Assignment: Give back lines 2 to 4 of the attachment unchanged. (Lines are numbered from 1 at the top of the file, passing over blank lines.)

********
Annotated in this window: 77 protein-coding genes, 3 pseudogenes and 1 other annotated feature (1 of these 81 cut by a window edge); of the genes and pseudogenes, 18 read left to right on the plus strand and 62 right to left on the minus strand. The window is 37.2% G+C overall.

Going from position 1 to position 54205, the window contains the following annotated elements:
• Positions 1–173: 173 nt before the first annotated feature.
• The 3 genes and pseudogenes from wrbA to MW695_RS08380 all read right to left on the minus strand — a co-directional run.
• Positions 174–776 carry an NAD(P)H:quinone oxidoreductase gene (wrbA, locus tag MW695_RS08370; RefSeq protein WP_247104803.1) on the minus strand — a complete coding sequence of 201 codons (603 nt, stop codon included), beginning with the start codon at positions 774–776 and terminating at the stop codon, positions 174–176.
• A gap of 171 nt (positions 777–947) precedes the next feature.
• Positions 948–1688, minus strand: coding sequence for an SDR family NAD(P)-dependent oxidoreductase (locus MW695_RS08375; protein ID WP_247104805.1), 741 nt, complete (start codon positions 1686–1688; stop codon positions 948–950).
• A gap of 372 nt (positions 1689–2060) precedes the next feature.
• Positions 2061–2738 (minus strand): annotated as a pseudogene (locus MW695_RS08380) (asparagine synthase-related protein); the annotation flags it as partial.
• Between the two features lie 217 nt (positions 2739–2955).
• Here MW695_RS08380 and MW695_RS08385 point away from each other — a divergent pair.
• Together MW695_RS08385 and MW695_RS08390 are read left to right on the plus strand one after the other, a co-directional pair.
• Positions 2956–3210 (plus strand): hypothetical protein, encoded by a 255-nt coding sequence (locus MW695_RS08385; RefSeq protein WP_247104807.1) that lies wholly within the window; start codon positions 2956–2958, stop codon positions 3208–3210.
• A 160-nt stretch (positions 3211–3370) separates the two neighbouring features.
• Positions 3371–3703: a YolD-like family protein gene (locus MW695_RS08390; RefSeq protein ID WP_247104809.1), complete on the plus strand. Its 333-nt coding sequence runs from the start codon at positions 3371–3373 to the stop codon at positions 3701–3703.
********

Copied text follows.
Going from position 1 to position 54205, the window contains the following annotated elements:
• Positions 1–173: 173 nt before the first annotated feature.
• The 3 genes and pseudogenes from wrbA to MW695_RS08380 all read right to left on the minus strand — a co-directional run.